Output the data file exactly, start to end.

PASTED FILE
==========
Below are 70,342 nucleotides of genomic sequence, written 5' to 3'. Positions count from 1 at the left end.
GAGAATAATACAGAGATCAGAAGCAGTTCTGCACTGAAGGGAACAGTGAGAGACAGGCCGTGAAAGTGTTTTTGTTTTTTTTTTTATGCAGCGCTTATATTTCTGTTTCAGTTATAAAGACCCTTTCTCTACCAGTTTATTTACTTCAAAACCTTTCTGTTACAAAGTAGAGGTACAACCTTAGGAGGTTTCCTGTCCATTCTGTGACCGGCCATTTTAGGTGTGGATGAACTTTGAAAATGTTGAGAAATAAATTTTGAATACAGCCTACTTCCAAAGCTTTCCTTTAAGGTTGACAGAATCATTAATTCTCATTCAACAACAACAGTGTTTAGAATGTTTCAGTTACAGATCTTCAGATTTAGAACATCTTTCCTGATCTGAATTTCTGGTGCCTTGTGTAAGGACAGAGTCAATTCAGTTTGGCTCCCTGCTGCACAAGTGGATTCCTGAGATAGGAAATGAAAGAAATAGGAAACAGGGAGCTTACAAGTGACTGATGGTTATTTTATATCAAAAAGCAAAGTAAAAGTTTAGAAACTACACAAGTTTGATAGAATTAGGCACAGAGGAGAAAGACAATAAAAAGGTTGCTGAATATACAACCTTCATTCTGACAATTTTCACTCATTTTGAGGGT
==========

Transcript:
Below are 70,342 nucleotides of genomic sequence, written 5' to 3'. Positions count from 1 at the left end.
GAGAATAATACAGAGATCAGAAGCAGTTCTGCACTGAAGGGAACAGTGAGAGACAGGCCGTGAAAGTGTTTTTGTTTTTTTTTTTATGCAGCGCTTATATTTCTGTTTCAGTTATAAAGACCCTTTCTCTACCAGTTTATTTACTTCAAAACCTTTCTGTTACAAAGTAGAGGTACAACCTTAGGAGGTTTCCTGTCCATTCTGTGACCGGCCATTTTAGGTGTGGATGAACTTTGAAAATGTTGAGAAATAAATTTTGAATACAGCCTACTTCCAAAGCTTTCCTTTAAGGTTGACAGAATCATTAATTCTCATTCAACAACAACAGTGTTTAGAATGTTTCAGTTACAGATCTTCAGATTTAGAACATCTTTCCTGATCTGAATTTCTGGTGCCTTGTGTAAGGACAGAGTCAATTCAGTTTGGCTCCCTGCTGCACAAGTGGATTCCTGAGATAGGAAATGAAAGAAATAGGAAACAGGGAGCTTACAAGTGACTGATGGTTATTTTATATCAAAAAGCAAAGTAAAAGTTTAGAAACTACACAAGTTTGATAGAATTAGGCACAGAGGAGAAAGACAATAAAAAGGTTGCTGAATATACAACCTTCATTCTGACAATTTTCACTCATTTTGAGGGT